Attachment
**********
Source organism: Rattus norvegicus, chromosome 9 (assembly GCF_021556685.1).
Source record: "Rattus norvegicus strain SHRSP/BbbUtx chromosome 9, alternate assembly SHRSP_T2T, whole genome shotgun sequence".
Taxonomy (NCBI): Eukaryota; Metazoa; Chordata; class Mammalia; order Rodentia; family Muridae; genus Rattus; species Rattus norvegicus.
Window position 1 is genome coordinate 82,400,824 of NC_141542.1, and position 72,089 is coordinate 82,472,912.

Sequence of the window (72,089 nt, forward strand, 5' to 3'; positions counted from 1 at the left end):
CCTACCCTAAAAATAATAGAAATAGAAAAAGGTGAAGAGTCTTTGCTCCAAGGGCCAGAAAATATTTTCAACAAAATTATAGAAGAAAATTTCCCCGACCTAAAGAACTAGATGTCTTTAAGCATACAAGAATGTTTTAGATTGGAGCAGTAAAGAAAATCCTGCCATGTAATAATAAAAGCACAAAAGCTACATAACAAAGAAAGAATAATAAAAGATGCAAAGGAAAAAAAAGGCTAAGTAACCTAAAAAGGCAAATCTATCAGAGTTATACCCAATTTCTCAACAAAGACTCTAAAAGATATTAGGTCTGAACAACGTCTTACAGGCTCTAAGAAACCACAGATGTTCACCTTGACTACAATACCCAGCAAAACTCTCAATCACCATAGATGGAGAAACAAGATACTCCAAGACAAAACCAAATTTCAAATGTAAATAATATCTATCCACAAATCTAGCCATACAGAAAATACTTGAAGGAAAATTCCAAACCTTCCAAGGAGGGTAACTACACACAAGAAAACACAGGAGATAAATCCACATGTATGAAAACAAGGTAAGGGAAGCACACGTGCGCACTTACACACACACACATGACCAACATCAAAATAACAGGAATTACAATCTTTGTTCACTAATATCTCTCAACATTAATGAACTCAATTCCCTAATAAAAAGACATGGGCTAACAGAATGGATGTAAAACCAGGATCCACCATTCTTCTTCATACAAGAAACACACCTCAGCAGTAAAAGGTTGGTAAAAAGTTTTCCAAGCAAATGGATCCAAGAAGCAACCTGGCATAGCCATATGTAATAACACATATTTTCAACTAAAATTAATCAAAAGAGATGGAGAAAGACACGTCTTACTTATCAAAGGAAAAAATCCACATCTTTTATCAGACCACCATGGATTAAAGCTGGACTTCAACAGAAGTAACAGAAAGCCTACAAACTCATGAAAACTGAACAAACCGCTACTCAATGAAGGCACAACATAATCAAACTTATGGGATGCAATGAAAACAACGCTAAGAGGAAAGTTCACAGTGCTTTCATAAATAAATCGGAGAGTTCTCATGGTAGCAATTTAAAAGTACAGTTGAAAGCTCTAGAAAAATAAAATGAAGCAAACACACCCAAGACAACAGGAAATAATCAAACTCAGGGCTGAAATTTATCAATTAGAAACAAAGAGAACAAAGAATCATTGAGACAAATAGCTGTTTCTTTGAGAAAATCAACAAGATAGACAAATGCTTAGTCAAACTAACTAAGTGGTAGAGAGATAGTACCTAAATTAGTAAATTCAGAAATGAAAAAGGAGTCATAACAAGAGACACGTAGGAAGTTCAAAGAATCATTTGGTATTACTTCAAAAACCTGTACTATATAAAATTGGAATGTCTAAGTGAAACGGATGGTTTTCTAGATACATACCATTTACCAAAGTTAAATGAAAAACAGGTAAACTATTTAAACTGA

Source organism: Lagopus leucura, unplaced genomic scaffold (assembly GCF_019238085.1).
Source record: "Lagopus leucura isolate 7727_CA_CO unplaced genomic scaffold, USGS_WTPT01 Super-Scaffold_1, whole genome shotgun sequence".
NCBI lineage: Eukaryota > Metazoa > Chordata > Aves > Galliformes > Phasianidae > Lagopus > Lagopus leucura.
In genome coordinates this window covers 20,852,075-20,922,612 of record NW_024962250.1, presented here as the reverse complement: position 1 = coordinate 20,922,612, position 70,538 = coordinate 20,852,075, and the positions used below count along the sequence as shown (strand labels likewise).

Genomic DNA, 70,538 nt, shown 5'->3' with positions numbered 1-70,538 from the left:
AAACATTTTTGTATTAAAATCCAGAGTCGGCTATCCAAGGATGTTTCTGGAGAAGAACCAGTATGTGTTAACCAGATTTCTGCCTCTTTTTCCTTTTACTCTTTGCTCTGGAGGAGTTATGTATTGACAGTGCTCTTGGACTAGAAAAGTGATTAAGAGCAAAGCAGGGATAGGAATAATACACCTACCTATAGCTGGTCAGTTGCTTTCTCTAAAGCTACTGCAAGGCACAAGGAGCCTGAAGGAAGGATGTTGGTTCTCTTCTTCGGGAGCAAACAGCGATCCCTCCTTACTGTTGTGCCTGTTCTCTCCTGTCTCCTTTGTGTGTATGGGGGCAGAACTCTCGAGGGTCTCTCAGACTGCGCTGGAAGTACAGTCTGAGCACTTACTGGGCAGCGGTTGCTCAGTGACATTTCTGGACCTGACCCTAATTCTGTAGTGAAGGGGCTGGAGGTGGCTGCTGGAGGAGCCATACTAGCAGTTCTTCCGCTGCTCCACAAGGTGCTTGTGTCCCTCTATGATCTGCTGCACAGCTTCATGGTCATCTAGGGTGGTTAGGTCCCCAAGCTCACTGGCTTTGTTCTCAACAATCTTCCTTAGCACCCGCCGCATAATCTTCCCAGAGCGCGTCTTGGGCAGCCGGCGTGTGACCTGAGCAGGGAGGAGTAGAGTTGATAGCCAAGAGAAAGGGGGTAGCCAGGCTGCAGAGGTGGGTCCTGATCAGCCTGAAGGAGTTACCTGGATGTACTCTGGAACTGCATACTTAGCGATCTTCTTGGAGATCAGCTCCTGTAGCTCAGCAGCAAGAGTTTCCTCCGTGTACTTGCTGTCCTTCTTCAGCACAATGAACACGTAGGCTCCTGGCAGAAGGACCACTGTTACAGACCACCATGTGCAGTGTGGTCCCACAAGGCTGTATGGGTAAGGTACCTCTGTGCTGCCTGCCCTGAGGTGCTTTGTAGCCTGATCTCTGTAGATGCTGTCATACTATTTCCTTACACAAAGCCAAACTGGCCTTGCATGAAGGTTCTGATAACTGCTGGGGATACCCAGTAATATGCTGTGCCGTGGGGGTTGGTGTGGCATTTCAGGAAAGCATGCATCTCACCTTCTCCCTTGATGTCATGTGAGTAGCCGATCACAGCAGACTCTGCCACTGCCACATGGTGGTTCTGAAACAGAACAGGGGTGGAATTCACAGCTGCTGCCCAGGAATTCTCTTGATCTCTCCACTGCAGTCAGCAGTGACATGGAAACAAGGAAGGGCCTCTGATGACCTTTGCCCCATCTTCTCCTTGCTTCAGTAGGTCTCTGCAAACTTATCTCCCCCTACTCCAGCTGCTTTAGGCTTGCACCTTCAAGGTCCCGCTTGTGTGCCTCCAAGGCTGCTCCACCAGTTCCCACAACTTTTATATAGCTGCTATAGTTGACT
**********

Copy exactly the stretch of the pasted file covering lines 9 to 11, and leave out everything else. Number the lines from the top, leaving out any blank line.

NCBI lineage: Eukaryota > Metazoa > Chordata > Aves > Galliformes > Phasianidae > Lagopus > Lagopus leucura.
In genome coordinates this window covers 20,852,075-20,922,612 of record NW_024962250.1, presented here as the reverse complement: position 1 = coordinate 20,922,612, position 70,538 = coordinate 20,852,075, and the positions used below count along the sequence as shown (strand labels likewise).

Genomic DNA, 70,538 nt, shown 5'->3' with positions numbered 1-70,538 from the left: